The SIP-T46S IP phone is the communications tool for busy executives and professionals. This business phone has a faster interface with a rich, high-resolution TFT color display. It’s built with Yealink Optima HD technology, and wideband codec enabling crystal clear communications. The SIP-T46S is also built with Gigabit Ethernet technology for rapid call handling and use with accessories like a Bluetooth USB Dongle and a WiFi USB Dongle.


E.164 is a global FGFnumbering standard for both the PSTN and PLMN. Most VoIP implementations support E.164 to allow calls to be routed to and from VoIP subscribers and the PSTN/PLMN.[27] VoIP implementations can also allow other identification techniques to be used. For example, Skype allows subscribers to choose "Skype names"[28] (usernames) whereas SIP implementations can use URIs[29] similar to email addresses. Often VoIP implementations employ methods of translating non-E.164 identifiers to E.164 numbers and vice versa, such as the Skype-In service provided by Skype[30] and the ENUM service in IMS and SIP.[31]
The service's we detail below, however, aren't triple play providers. Every service detailed here is an independent residential VoIP provider that you can use over any broadband internet connection. But while that means their pricing is probably somewhat more transparent than in a triple play scenario, some of them do still obscure the real number you'll wind up paying. This can happen in several ways.
Our editors have researched and tested hundreds of systems, filtering out industry leading business phone services with the highest levels of reliability, backed by unparalleled customer service, and aggressive price points. The small business VoIP providers we've featured below offer custom packages for any budget, dedicated support reps, competitive pricing, and a fully managed, hands-on approach to getting your new business VoIP system up and running in the shortest possible time. Compare these providers below, some of which are from our partners, to find the right one for you.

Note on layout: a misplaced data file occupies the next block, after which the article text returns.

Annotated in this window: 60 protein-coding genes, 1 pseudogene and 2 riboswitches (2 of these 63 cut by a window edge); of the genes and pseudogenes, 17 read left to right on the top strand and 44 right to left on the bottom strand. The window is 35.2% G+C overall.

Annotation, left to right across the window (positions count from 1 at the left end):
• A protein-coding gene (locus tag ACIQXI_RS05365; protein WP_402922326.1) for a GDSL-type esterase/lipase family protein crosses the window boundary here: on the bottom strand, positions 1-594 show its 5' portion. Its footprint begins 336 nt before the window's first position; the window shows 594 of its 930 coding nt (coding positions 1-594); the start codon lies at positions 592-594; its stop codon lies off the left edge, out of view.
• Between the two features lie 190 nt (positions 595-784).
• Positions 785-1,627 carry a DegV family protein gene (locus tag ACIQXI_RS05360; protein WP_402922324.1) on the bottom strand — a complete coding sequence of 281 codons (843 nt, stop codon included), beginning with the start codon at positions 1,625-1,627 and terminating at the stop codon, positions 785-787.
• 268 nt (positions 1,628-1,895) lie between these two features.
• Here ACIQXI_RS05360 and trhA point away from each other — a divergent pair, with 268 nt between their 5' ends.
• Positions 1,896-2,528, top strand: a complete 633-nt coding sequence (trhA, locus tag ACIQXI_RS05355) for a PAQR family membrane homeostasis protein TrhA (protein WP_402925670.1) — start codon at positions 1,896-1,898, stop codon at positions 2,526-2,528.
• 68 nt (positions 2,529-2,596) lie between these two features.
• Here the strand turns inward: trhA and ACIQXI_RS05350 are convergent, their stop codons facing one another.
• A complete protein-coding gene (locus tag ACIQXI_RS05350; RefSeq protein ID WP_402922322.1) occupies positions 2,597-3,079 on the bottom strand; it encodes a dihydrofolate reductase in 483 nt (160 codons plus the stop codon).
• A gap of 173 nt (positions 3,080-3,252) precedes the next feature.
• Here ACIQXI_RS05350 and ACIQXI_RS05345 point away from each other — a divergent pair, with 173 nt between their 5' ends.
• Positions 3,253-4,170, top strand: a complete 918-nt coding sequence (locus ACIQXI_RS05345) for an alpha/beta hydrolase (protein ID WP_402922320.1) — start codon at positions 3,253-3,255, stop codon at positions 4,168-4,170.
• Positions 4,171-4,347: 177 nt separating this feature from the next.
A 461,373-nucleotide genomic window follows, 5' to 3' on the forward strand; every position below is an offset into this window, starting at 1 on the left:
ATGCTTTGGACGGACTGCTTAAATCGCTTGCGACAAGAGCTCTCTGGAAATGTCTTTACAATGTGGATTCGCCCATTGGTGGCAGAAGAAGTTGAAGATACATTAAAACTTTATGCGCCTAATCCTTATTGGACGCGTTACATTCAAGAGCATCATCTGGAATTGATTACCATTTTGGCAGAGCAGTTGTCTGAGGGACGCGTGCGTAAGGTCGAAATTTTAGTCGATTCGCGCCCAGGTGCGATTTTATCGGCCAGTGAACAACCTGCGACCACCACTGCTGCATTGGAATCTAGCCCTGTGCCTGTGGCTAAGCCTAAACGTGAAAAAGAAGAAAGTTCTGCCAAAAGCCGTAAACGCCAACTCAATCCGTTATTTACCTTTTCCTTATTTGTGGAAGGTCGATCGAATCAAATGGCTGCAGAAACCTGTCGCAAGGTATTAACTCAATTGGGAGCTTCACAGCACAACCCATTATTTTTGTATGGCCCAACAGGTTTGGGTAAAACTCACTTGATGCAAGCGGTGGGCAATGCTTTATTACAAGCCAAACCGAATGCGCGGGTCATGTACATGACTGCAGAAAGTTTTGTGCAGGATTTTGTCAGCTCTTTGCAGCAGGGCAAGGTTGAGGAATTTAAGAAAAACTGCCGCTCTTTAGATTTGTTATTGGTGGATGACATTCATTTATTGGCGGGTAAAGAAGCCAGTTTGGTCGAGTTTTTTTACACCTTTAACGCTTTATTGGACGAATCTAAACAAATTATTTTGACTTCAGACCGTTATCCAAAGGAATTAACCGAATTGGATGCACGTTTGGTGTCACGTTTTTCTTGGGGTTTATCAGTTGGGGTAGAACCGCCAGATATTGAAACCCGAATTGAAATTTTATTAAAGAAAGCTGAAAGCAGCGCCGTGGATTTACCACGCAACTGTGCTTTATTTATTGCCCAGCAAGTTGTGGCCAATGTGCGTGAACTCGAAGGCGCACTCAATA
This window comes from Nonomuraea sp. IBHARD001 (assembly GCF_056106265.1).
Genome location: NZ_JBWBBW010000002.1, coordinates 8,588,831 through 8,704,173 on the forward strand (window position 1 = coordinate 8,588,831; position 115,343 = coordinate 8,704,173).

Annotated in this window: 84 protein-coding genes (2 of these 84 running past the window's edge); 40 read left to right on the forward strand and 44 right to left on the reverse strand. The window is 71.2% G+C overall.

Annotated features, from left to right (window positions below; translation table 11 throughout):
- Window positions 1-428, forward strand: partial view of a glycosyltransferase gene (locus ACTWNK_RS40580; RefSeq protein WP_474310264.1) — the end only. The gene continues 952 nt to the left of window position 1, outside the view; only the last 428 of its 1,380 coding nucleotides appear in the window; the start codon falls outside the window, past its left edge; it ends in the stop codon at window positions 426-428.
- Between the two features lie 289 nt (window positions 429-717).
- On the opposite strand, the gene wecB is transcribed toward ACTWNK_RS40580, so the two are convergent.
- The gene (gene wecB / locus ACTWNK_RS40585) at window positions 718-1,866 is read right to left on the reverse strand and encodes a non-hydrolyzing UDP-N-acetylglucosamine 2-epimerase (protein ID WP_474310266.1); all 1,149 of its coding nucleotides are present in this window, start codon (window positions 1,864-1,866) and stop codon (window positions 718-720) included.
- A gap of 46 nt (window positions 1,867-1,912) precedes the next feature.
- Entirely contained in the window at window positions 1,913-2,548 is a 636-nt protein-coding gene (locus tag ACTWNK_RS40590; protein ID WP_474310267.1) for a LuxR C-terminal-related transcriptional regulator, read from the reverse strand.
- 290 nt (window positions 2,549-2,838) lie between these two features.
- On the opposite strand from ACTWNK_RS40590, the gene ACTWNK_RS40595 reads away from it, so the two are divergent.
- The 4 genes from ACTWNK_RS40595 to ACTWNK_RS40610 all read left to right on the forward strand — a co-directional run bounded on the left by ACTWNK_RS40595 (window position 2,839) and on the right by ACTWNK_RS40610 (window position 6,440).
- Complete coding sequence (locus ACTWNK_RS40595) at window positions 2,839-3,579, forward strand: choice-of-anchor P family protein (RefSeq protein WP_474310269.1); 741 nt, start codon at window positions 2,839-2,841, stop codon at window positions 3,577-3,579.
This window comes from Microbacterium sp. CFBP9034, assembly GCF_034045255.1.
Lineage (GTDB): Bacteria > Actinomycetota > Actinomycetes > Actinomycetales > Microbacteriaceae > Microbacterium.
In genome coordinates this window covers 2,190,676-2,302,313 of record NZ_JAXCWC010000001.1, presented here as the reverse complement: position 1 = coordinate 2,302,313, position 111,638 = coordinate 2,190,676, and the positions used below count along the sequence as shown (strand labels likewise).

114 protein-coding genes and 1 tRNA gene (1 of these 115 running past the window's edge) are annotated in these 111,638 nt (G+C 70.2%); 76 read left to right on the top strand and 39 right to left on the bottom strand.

With integration being at the heart of VoIP and UCaaS, you can't make a purchasing decision here without thinking about the future. On one side, think about what you'll need in 1-5 years. On the other side, consider each vendor carefully to see what they've done over the last half decade in terms of product development and keeping up with VoIP and UCaaS trends.
On the phone providers' side, since this review roundup was first published, some of the products listed here now belong to other companies and some have merged into new products. If you're planning to depend on your phone system over the course of the next decade, then you should consider a vendor that's stable enough to still be around when it's time to up upgrade.
Local number portability (LNP) and mobile number portability (MNP) also impact VoIP business. In November 2007, the Federal Communications Commission in the United States released an order extending number portability obligations to interconnected VoIP providers and carriers that support VoIP providers.[33] Number portability is a service that allows a subscriber to select a new telephone carrier without requiring a new number to be issued. Typically, it is the responsibility of the former carrier to "map" the old number to the undisclosed number assigned by the new carrier. This is achieved by maintaining a database of numbers. A dialed number is initially received by the original carrier and quickly rerouted to the new carrier. Multiple porting references must be maintained even if the subscriber returns to the original carrier. The FCC mandates carrier compliance with these consumer-protection stipulations.
Residential VoIP reviews submitted by real users can be a great tool when trying to decide which provider is the best choice for you. Each review includes ratings for various aspects of the service, such as sound quality, features, customer service and more, as well as their personal comments based on their experience of the service. Reading reviews is an essential part of the decision making process.
The security concerns of VoIP telephone systems are similar to those of other Internet-connected devices. This means that hackers with knowledge of VoIP vulnerabilities can perform denial-of-service attacks, harvest customer data, record conversations, and compromise voicemail messages. Compromised VoIP user account or session credentials may enable an attacker to incur substantial charges from third-party services, such as long-distance or international calling.
Multiple Numbers on Demand – Building a multifaceted business phone service with any kind of localized number or vanity number. Whether it’s business VoIP solutions for small business, enterprise, or contact center, communications is only as strong as it is dynamic, with multiple numbers, all having specific assignments to fulfill. Some business Voice Over IP phone providers will offer these additional numbers for free, or an additional small monthly fee. Explore options to find out if a provider supplies key components beyond a local number such as toll-free numbers, virtual faxing, and virtual extensions.